Video: Donald Trump Tours Burned-Out Town of Paradise, Calls It 'Pleasure, What a Name'

During a visit to the fire-ravaged Northern California town of Paradise over the weekend, U.S. President Donald Trump mistakenly called it "Pleasure," not once but at least twice.

Trump visited the Butte County town on Saturday, witnessing the devastation caused by the Camp Fire—a blaze believed to be the deadliest in the state since 1991.

The fire started on November 8 and has resulted in 77 deaths, fire officials said Sunday. Thousands of firefighters have attended the scene, which has burned 150,000 acres.

"You're watching from New York or you're watching from Washington, D.C., and you don't really see the gravity of it," Trump said during his tour of the area.

"I mean, as big as they look on the tube, you don't see what's going on until you come here. And what we saw at Pleasure [sic]—what a name, right now—but what we just saw, we just left Pleasure [corrected off-camera]...or Paradise. And what we saw at Paradise is just—it's just not acceptable." Trump appeared alongside California governor Jerry Brown, who visibly winced at the error.

During his tour, the president said the experience had not changed his views about climate change. When asked about his position, he said: "No. No. I have a strong opinion.

"I want great climate," Trump continued. "We're going to have that. And we're going to have forests that are very safe because we can't go through this every year. We go through this—and we're going to have safe forests. And that's happening as we speak—as we speak." His remarks came during a briefing at the Incident Command Post in Chico, California, on Saturday.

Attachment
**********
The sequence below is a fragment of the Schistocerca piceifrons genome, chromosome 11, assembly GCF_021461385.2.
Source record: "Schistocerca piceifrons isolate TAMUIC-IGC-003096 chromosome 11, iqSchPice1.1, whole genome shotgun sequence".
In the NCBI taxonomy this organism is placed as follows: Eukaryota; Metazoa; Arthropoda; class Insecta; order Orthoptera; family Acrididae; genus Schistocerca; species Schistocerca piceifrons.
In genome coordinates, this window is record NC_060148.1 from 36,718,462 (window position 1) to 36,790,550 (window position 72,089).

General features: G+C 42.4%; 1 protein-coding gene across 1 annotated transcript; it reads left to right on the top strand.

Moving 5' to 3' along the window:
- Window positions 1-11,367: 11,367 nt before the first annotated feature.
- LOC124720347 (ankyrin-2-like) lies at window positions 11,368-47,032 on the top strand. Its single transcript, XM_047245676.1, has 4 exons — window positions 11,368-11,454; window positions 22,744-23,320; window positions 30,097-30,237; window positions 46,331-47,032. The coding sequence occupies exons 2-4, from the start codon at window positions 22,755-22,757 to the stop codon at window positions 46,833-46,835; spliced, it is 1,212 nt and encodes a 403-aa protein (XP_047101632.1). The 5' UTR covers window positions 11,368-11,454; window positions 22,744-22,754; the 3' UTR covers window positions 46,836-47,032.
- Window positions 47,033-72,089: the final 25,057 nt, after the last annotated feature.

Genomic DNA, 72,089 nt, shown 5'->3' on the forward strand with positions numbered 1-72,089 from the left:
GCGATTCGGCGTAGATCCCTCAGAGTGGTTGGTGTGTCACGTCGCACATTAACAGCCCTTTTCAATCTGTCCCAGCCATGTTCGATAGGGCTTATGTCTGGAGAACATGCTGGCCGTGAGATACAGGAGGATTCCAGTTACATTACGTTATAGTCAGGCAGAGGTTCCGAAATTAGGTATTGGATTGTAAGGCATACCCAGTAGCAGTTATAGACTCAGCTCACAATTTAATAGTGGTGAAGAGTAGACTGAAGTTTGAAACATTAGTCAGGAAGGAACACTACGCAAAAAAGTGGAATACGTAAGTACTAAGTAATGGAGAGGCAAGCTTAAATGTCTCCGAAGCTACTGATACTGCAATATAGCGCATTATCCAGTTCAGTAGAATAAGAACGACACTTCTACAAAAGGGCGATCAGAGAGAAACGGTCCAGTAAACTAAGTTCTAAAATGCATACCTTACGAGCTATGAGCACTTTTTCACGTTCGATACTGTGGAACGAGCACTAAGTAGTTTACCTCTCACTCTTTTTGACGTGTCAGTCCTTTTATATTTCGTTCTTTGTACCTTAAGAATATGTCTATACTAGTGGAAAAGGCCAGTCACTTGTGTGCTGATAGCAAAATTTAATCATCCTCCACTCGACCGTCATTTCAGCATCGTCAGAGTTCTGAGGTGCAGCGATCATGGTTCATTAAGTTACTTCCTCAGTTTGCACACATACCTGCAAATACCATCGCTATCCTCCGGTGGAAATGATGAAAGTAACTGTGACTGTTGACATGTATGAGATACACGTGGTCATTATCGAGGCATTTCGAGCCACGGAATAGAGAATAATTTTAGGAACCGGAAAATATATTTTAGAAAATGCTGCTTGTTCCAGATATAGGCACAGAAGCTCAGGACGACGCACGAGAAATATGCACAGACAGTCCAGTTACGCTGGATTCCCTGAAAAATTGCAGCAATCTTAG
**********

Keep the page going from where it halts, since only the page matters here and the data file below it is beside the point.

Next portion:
The Butte County sheriff said in a news release on Sunday that there were now 993 people unaccounted for in the region. On Saturday, human remains of one person were found in the area of Butte Creek Canyon. Of the 77 who died in the fire, officials said they had "tentatively identified 67 individuals."

Also on Sunday, the California Department of Forestry and Fire Protection (Cal Fire) said in an alert that the Camp Fire in Butte County was 65 percent contained.

Its analysis read: "Crews have continued to work in steep and rugged terrain to implement direct and indirect control lines, which will aid in stopping the fire's forward progress.

"Firefighters and utility cooperators worked within the fire's interior to patrol for heat and remove hazards. Multiple California Urban Search & Rescue (US&R) Task Forces and US&R Human Remains Detection Canine Search Teams have arrived to assist Butte County Sheriff with the search for, and recovery of, victims missing in the areas affected by the Camp Fire."

The White House said Friday that Trump had issued major disaster and emergency declarations to provide support to the fire-hit region, including financial and medical aid. "I think, hopefully, this will be the last of these," he said 24 hours later. "This was a really, really bad one."

But roughly a week earlier, the president's Twitter feed displayed a more aggressive rhetoric on the subject of forest management. "There is no reason for these massive, deadly and costly forest fires in California except that forest management is so poor," he tweeted on November 10.

In the same post, Trump added: "Billions of dollars are given each year, with so many lives lost, all because of gross mismanagement of the forests. Remedy now, or no more Fed payments!"

Donald Trump
Gov.-elect Gavin Newson, President Donald Trump, and Gov. Jerry Brown tour the Skyway Villa Mobile Home and RV Park during Trump's visit of the Camp Fire in Paradise, California on November 17, 2018. Paul Kitagaki Jr.-Pool/Getty Images